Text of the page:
The Unforgettable Jewish World of ‘The Marvelous Mrs. Maisel’

Alex Borstein (Susie), Rachel Brosnahan (Miriam 'Midge' Maisel)

On a warm Friday in April, I found myself retracing the steps of the “The Marvelous Mrs. Maisel.”

For six years, the Amazon Studios show, inspired by creator Amy Sherman-Palladino’s Jewish father, an aspiring comedian, has been transporting us to 1950s and 1960s New York through the funny and bright Midge Maisel. Rachel Brosnahan’s Midge has taken us to diners and shuls, department stores and busy streets, seedy nightclubs and opulent theater stages. It has been an unparalleled journey, and this week, it is coming to a close, with the final episode of the series airing on May 26.

And so, as the final season premiered, I decided to make that journey a literal one, and signed up to attend an (unofficial!) “Marvelous Mrs. Maisel” tour of New York City through the On Location Company. Actress Katherine Winter, who has appeared in three seasons of the show, including as a TWA stewardess in this last season, channels Midge in fashion — with gorgeous heels, stylish curls and ’50s outfit — and in exuberance, rattling on fabulous facts about the show, from its commitment to timely wardrobe down to the undergarments, to its exacting vision and delightful trivia.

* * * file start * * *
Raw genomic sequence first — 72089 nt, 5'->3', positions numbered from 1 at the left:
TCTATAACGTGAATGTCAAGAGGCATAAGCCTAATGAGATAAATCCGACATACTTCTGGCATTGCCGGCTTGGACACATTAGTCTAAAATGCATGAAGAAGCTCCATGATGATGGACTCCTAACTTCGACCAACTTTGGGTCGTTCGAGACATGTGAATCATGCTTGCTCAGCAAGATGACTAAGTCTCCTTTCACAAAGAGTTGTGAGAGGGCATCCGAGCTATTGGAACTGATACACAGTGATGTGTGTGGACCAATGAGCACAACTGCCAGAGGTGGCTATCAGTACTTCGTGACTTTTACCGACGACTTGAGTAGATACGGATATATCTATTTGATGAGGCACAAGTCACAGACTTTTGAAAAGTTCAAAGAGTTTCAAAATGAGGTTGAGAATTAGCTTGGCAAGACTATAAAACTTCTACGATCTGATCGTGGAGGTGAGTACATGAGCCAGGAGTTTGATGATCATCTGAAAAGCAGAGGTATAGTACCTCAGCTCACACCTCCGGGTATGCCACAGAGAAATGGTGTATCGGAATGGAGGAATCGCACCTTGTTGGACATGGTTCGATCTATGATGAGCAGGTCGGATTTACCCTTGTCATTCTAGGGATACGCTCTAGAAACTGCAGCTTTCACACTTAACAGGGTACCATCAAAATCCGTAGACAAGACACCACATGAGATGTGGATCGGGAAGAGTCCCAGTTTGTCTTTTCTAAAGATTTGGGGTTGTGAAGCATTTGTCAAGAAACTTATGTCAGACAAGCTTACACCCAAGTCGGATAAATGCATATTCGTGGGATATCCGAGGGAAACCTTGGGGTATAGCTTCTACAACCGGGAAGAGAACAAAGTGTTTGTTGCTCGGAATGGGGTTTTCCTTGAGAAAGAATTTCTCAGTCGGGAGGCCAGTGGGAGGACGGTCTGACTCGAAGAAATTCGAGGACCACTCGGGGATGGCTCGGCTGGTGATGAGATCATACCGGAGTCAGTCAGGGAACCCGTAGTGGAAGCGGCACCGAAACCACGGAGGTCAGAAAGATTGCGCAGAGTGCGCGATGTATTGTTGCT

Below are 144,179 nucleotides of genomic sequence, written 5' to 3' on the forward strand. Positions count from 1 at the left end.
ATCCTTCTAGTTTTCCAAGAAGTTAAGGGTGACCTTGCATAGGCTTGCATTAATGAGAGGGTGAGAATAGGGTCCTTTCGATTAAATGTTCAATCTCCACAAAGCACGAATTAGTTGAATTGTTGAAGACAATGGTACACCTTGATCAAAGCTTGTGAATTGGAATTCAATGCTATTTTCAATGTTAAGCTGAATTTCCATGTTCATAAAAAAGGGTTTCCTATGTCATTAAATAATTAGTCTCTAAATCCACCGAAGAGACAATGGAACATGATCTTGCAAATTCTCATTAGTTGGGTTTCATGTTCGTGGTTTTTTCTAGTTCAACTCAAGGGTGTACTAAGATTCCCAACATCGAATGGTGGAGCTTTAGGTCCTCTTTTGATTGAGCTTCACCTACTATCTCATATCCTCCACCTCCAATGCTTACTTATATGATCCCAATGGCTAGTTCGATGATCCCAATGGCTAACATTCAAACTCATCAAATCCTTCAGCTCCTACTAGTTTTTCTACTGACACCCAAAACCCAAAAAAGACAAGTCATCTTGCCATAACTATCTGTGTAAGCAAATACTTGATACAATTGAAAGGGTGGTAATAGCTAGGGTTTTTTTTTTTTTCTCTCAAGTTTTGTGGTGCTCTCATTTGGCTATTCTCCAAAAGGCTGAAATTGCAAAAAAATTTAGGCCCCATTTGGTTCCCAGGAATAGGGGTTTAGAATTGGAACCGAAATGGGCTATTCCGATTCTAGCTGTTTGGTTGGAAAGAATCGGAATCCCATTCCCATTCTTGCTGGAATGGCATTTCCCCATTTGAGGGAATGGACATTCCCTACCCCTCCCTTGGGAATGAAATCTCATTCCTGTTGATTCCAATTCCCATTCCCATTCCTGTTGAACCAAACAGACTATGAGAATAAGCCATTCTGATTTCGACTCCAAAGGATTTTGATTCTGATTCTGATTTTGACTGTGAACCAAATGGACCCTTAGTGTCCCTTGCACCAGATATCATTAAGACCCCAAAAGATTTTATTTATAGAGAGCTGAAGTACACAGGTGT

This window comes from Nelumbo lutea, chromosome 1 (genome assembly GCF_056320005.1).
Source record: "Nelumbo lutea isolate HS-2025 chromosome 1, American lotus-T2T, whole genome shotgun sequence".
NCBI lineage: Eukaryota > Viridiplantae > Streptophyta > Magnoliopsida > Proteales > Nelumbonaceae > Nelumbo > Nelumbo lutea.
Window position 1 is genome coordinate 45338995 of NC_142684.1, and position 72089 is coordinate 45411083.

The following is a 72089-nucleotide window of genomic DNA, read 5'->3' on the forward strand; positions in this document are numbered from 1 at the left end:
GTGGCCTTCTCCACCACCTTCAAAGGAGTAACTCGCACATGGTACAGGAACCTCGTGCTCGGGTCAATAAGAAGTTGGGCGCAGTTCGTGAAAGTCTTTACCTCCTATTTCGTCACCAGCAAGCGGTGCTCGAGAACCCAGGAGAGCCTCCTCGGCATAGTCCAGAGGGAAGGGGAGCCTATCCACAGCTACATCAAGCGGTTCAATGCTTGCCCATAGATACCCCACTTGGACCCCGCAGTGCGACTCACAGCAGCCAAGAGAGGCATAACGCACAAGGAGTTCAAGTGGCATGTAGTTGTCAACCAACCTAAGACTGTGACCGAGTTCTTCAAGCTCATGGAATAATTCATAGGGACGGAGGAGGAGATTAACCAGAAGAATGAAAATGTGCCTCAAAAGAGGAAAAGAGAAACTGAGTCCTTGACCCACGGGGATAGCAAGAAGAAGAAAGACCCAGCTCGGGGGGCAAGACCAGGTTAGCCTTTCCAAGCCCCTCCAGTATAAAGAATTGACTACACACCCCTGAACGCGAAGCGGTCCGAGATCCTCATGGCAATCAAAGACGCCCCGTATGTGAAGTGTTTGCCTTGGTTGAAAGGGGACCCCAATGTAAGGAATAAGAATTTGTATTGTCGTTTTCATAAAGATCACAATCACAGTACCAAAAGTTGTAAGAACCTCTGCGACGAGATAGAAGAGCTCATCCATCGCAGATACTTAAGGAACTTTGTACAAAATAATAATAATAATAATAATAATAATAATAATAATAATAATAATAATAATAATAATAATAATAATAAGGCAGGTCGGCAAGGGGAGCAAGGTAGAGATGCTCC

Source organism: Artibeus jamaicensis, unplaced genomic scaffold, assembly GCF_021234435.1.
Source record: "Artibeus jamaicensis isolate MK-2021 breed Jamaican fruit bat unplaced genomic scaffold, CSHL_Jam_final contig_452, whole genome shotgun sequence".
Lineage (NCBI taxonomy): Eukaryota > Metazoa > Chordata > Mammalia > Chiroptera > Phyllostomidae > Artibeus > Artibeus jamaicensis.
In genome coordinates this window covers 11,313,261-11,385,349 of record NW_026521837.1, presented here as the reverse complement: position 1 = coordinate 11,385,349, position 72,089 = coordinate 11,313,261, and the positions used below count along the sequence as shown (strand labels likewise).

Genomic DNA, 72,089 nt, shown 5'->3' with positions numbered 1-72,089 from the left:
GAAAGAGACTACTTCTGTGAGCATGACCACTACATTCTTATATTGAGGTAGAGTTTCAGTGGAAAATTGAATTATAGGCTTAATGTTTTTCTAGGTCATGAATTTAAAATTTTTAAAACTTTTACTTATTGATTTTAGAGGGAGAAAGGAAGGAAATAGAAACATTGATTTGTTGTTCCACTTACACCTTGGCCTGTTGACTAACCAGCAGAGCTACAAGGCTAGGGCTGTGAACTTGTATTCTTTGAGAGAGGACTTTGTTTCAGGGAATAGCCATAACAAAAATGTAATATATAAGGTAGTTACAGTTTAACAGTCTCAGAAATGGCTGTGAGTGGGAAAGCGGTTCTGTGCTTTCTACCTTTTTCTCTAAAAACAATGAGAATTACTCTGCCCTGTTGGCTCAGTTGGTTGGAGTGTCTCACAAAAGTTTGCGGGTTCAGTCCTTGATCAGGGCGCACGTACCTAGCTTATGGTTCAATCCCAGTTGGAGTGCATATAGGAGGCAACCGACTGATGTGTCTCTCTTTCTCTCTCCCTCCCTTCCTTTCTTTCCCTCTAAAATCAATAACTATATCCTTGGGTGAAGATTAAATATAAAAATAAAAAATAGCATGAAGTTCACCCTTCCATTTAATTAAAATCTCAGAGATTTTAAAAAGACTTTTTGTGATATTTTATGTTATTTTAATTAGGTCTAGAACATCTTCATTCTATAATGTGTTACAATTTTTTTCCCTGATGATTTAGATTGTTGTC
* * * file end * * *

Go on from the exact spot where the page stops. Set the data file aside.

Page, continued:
Winter took me and roughly a dozen other tour participants to Cafe Reggio, where cappuccino first landed on these shores, Abe Weissman meets with his lawyer, and where, incidentally, I had my first date with my husband. She brought us into the tiny and charming Albanese Meat and Poultry Shop, called Lutzi’s Butcher Shop in the show, where Midge finds out they “got the rabbi.” And we stopped in the exterior of the Up & Up Bar, where the Gaslight Cafe was located.

As I followed the steps of this show, I tried to think of what it would mean to actually be in Mrs. Maisel’s New York. I spent over a decade living in this city and walking its streets, but this tour, this show, has made me see it in a new light, finding fragments of living history embedded in its streets. Still, as meticulously constructed as Midge Maisel’s New York is, with the perfect hair, wool underwear and well-chosen locations, I’m not sure that it’s a New York that’s ever existed.